Rich Galen

The G-20 summit in Los Cabos, Mexico is, thankfully, over.

During the proceedings we watched as President Barack Obama maneuvered himself into a position of being - if not totally inconsequential - certain a minor member of the chorus.

From Woodrow Wilson to George W. Bush American Presidents have held the title "the most powerful man in the world." Sometimes it was altered to "the most powerful man in the western world" but, you know what I mean.

Barack Obama has not just allowed that label to lapse. He appears to have been happy to toss it aside.

This isn't about American exceptionalism. It's about Obaman ordinariness.

Obama is not First Among Equals at international meetings. At best he's fourth among equals between Russia, China, and Germany. If you include Fed Chairman Ben Bernanke, Obama is no better than fifth.

The Putin-Obama mini-summit in advance of the official meeting is a good case in point. CBS' Nora O'Donnell described the scene following the two-hour sit-down:

"In their remarks after the meeting the two men barely looked at each other; you could just feel the tension between them, and the body language demonstrated how far apart the two leaders remain on the issue of Syria.

"Apparently, President Obama got a bit of a lecture from Putin about some other failed transitions that are going on around the world.

"It's not clear how productive that meeting was."

The brilliant foreign policy analyst (and Mull-cousin) Michael Hirsh, writing about Obama in the National Journal, said the G-20 summit,

"… seemed to yield mainly defiance, and not just from unruly Russians like Vladimir Putin, who's doing his own thing in helping Syrian dictator Bashar al Assad, but even from the Western Europeans."

I am not suggesting that an American President has to be the Bully of the World. What I am suggesting is that an American President - even this American President - commands the most powerful army in the world, oversees the largest economy in the world, and is the leader of the third-largest population in the world (behind China and India).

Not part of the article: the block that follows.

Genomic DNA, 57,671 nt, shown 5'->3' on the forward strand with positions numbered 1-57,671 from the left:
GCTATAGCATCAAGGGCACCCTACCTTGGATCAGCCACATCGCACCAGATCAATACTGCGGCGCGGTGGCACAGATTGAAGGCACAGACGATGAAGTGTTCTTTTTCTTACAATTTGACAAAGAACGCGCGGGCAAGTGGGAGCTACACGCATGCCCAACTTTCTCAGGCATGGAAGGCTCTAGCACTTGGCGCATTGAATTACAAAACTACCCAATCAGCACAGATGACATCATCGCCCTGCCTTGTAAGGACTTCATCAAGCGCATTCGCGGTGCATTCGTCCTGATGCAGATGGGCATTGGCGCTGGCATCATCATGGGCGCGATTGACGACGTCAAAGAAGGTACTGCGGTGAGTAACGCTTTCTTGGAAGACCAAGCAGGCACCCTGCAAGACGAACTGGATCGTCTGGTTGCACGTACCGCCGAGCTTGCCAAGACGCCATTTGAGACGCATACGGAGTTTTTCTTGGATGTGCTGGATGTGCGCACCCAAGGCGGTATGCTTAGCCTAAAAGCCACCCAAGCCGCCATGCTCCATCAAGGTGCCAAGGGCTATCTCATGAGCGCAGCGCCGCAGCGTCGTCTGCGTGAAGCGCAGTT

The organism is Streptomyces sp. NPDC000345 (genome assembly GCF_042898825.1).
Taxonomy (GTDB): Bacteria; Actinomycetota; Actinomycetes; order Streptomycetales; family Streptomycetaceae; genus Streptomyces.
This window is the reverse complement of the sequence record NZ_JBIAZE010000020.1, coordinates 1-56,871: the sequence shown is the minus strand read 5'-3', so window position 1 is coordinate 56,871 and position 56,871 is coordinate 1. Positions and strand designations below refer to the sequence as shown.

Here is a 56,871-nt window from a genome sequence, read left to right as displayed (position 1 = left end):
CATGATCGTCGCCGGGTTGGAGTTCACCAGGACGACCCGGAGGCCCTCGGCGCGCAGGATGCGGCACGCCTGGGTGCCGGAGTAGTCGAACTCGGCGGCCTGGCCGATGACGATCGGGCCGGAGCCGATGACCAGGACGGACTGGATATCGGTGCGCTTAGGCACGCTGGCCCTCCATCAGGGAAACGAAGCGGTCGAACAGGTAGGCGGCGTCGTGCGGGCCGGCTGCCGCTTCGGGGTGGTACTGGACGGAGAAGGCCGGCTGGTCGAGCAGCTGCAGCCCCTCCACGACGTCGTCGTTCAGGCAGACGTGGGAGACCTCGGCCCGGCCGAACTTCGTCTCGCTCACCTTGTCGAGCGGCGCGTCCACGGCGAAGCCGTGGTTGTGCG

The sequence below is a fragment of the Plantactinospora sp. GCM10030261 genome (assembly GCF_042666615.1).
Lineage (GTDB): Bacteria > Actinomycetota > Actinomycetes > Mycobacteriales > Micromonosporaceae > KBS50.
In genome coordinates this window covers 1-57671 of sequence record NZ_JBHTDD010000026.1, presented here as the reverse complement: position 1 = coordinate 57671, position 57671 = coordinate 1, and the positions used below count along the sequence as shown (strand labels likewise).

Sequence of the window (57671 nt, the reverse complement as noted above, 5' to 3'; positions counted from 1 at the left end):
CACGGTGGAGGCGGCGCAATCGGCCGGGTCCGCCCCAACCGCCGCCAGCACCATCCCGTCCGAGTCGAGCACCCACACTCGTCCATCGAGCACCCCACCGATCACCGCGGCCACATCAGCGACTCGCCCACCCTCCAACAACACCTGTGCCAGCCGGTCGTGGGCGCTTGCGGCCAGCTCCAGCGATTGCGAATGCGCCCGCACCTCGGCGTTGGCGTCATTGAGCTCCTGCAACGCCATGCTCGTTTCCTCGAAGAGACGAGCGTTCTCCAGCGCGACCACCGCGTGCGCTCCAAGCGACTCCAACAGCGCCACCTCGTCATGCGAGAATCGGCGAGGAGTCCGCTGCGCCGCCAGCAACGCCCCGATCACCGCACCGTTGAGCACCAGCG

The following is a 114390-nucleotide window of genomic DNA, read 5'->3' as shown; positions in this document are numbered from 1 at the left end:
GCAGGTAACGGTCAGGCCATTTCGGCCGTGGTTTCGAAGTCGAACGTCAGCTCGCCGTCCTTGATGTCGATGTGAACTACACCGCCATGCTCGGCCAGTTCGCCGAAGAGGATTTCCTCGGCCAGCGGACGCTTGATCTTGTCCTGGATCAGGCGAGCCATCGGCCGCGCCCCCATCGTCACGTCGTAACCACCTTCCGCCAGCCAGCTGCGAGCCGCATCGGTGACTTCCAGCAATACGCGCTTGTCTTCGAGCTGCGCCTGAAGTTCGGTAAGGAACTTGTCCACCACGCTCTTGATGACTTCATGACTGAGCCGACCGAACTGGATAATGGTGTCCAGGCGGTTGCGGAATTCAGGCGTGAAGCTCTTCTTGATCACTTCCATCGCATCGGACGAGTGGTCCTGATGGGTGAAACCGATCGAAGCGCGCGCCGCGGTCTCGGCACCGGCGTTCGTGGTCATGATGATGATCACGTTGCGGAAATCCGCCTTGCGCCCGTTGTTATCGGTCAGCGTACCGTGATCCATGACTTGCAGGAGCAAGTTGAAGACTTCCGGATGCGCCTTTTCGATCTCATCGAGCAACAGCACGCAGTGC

As we awake this morning, the world is far more interested in what Angela Merkle is thinking with regard to bailing out Spanish Banks, what Vladimir Putin is thinking with regard to bailing out Syrian President Bashar al-Assad, or what Chinese Premier Hu Jintao is thinking with regard to bailing out the IMF and World Bank.

If the 20th century was, as Harold Evans coined it in the title of his 1998 book, "The American Century" then the 21st Century may well be the Chinese Century.

It's a little early yet to give it a label. America didn't take ownership of the 20th century until the closing months of WW I (which, as we mentioned before was called "The Great War" before we know we were going to have to number them) in 1917, so the Chinese have a couple of U.S. Presidential elections to go before they need to lay claim to the title.

If that is the case then the U.S. will have to decide whether, in a Chinese-dominated world, we want to be the U.K. or France.

The United Kingdom has kept its seat at the table even though its claims to glory and empire are long past. They have stepped up to the plate militarily, diplomatically, and economically when the world has needed them.

France, on the other hand, has stood outside the coffee shop window, nose pressed against the glass, waving a sign saying "We're still Important" causing the country at the cool kids table inside to roll their eyes and look away.

Hirsh wrote in his National Journal piece that the Italian Prime Minister reminded reporters that the 2008 financial crisis began in America and

"European Commission President Jose Manuel Barroso declared, 'Frankly we are not here to take lessons in democracy.'"

At his press conference Tuesday night, Obama was on such sandy footing that his answers to reporters' questions were rambling and almost non-responsive.

In fact, I Tweeted this:

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Move away from the coffee shop window, Mr. President. You're embarrassing us.


Rich Galen

Rich Galen has been a press secretary to Dan Quayle and Newt Gingrich. Rich Galen currently works as a journalist and writes at Mullings.com.